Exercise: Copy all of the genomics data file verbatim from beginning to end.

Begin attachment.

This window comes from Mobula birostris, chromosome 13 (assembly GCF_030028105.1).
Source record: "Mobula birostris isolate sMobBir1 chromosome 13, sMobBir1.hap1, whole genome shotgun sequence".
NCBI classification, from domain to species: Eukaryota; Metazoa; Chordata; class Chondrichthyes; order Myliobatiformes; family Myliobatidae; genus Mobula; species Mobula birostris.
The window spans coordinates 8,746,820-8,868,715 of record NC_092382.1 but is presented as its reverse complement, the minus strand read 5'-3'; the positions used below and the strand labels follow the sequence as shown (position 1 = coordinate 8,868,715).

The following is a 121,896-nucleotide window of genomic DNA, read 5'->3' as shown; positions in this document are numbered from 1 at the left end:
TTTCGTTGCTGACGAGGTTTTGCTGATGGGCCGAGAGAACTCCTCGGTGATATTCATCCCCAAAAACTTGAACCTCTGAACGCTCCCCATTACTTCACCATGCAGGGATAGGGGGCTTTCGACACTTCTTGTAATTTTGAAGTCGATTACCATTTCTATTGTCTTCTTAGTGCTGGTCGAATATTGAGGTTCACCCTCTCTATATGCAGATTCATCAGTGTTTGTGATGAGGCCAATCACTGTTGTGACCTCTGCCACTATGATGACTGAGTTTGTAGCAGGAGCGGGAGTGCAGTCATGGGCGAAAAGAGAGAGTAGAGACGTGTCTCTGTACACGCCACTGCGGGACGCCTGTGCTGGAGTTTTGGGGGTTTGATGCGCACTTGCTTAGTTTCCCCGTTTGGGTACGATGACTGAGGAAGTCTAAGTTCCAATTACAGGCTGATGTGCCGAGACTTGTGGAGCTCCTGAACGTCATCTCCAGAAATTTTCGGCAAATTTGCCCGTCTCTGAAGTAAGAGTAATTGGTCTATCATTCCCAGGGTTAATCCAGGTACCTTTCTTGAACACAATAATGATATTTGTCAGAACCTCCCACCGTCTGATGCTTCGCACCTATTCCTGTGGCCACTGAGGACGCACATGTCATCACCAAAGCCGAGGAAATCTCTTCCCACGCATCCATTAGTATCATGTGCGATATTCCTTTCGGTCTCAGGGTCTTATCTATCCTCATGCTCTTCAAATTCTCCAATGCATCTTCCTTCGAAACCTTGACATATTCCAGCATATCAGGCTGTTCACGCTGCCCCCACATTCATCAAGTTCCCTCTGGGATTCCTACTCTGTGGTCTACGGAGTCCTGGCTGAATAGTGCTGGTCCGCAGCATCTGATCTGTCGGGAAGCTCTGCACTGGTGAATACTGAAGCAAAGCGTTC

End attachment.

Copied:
This window comes from Mobula birostris, chromosome 13 (assembly GCF_030028105.1).
Source record: "Mobula birostris isolate sMobBir1 chromosome 13, sMobBir1.hap1, whole genome shotgun sequence".
NCBI classification, from domain to species: Eukaryota; Metazoa; Chordata; class Chondrichthyes; order Myliobatiformes; family Myliobatidae; genus Mobula; species Mobula birostris.
The window spans coordinates 8,746,820-8,868,715 of record NC_092382.1 but is presented as its reverse complement, the minus strand read 5'-3'; the positions used below and the strand labels follow the sequence as shown (position 1 = coordinate 8,868,715).

The following is a 121,896-nucleotide window of genomic DNA, read 5'->3' as shown; positions in this document are numbered from 1 at the left end:
TTTCGTTGCTGACGAGGTTTTGCTGATGGGCCGAGAGAACTCCTCGGTGATATTCATCCCCAAAAACTTGAACCTCTGAACGCTCCCCATTACTTCACCATGCAGGGATAGGGGGCTTTCGACACTTCTTGTAATTTTGAAGTCGATTACCATTTCTATTGTCTTCTTAGTGCTGGTCGAATATTGAGGTTCACCCTCTCTATATGCAGATTCATCAGTGTTTGTGATGAGGCCAATCACTGTTGTGACCTCTGCCACTATGATGACTGAGTTTGTAGCAGGAGCGGGAGTGCAGTCATGGGCGAAAAGAGAGAGTAGAGACGTGTCTCTGTACACGCCACTGCGGGACGCCTGTGCTGGAGTTTTGGGGGTTTGATGCGCACTTGCTTAGTTTCCCCGTTTGGGTACGATGACTGAGGAAGTCTAAGTTCCAATTACAGGCTGATGTGCCGAGACTTGTGGAGCTCCTGAACGTCATCTCCAGAAATTTTCGGCAAATTTGCCCGTCTCTGAAGTAAGAGTAATTGGTCTATCATTCCCAGGGTTAATCCAGGTACCTTTCTTGAACACAATAATGATATTTGTCAGAACCTCCCACCGTCTGATGCTTCGCACCTATTCCTGTGGCCACTGAGGACGCACATGTCATCACCAAAGCCGAGGAAATCTCTTCCCACGCATCCATTAGTATCATGTGCGATATTCCTTTCGGTCTCAGGGTCTTATCTATCCTCATGCTCTTCAAATTCTCCAATGCATCTTCCTTCGAAACCTTGACATATTCCAGCATATCAGGCTGTTCACGCTGCCCCCACATTCATCAAGTTCCCTCTGGGATTCCTACTCTGTGGTCTACGGAGTCCTGGCTGAATAGTGCTGGTCCGCAGCATCTGATCTGTCGGGAAGCTCTGCACTGGTGAATACTGAAGCAAAGCGTTC